Gic Chic
Monday, May 24, 2004
Patently Unclear
I have brewed, in wetware, a design for a physical device that behaves similarly to certain critical aspects of public key cryptography. "Why on earth," one might ask, "would you waste time on such a thing!?" It does seem perplexing, even to me, though it has something to do, unavoidably, with how my brain works.

The problem, you see, is that I was curious about the impact of a patent that physically realized what was previously considered a software concept. Since I could, barring a catastrophic bus fault, realize this wetware model in the more concrete form of a patent, it seemed like a good place to start. Despite having achieved the subgoal, the machine has not settled into a final state.

There are a lot of interesting issues at work. The most obvious is that "software patents" are not internationally recognized, whereas physical mechanism patents are. Therefore, internationally speaking, my "invention" would be valid. But what effect would their validation have on the related "software patents"?

It would be easy to avoid reference to those patents in mine, since mine is physical in nature. I would simply define what it achieved, and how it achieved it. An interesting, if not practical, physical security device. Pretty "original", that, possibly with no "prior art". Further, it could be used as a component of higher level "inventions", built on similar physical realizations of their concepts, which would also be valid. Could this resolve the international dispute, at least for this area of work? Could this lead to a whole practice involved in the physical realization of software concepts in order to legitimize international patent claims? Could this dramatically expand the number of patents issued, effectively requiring two realizations in order to protect the actual property?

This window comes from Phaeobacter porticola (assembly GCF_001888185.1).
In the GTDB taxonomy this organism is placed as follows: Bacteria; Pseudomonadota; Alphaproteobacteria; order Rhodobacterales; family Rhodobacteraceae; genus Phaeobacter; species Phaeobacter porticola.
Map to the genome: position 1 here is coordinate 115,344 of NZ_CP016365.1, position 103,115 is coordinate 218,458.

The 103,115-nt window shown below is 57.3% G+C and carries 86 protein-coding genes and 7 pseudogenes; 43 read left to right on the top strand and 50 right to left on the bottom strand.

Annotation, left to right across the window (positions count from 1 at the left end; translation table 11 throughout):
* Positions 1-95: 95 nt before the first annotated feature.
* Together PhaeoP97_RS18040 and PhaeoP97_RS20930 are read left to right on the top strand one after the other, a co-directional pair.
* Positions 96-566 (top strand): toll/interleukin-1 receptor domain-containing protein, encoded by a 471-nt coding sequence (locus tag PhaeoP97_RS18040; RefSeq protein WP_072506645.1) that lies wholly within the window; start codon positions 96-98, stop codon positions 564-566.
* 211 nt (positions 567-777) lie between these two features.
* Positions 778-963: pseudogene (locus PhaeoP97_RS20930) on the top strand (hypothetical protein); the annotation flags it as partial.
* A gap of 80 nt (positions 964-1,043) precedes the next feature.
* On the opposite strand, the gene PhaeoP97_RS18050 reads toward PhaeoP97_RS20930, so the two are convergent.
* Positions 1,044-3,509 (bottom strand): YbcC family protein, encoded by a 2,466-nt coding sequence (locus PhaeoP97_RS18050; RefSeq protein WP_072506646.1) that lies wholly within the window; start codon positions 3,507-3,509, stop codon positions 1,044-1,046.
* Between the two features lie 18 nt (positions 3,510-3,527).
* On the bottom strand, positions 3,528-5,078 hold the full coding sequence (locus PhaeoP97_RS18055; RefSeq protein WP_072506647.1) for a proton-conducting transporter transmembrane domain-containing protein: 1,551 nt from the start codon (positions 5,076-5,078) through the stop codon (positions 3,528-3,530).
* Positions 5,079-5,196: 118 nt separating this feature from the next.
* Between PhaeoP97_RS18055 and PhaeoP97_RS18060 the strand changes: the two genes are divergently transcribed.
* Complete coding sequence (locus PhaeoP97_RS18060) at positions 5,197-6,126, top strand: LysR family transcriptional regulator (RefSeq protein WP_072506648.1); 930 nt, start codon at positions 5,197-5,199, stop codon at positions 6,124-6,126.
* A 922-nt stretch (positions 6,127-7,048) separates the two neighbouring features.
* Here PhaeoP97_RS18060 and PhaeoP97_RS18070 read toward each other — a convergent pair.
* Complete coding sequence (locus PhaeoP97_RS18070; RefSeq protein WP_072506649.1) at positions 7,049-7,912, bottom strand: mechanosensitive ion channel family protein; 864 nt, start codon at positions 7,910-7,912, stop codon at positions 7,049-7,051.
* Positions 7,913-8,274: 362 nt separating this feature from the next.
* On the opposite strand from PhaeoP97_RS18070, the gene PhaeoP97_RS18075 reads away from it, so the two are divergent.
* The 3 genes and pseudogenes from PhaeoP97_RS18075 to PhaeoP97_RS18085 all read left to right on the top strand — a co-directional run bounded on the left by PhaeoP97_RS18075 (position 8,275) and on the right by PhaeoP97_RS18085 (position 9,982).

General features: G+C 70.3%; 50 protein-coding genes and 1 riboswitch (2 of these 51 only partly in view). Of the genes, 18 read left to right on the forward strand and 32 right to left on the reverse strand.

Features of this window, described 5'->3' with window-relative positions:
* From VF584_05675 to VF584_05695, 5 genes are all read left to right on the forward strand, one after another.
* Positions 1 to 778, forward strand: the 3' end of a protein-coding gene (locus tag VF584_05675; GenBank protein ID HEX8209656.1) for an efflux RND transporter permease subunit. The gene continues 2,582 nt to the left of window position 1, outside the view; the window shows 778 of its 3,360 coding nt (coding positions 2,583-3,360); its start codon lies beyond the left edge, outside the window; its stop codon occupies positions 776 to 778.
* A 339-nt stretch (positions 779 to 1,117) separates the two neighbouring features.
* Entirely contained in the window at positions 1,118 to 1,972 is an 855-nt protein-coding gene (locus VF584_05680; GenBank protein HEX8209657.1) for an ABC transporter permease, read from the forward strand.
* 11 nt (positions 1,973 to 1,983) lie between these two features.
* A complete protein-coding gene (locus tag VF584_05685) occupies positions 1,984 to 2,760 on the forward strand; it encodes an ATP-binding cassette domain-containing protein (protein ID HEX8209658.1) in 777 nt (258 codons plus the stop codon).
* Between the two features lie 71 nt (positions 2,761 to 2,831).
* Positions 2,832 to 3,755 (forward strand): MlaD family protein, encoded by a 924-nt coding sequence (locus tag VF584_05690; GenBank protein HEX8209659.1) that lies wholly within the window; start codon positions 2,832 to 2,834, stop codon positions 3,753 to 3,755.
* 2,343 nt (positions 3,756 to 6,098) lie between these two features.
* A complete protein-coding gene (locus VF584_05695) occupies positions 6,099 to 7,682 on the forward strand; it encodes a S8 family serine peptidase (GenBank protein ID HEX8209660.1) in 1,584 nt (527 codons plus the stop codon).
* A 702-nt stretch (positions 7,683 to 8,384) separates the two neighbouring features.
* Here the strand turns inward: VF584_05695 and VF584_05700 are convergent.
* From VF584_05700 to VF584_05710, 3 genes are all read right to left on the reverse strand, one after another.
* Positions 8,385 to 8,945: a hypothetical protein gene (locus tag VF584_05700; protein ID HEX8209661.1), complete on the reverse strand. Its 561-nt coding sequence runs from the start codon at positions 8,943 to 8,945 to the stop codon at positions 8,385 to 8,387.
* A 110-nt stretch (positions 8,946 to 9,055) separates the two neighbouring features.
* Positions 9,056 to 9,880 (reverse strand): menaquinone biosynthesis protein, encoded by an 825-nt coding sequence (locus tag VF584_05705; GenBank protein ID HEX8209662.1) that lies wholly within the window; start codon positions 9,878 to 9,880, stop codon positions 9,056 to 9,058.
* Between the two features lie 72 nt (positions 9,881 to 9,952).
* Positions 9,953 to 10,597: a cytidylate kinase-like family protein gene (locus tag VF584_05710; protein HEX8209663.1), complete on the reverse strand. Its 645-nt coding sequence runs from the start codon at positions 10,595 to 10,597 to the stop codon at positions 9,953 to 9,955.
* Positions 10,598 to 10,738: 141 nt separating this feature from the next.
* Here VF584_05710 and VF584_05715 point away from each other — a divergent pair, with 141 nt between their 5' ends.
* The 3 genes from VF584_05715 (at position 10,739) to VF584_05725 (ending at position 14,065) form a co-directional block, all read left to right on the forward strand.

The only sure answer I have to these questions is that it could undoubtedly lead to an increase in the number of patents. Hazarding a foray into concepts best discussed in my other blogs, I will provide as evidence of this fact that, by implication, this would increase the income of patent attorneys.

With that, for now, I leave the concept behind. Intellectually interesting, but of no real value to me. Hmm. Perhaps the machine has settled, after all.
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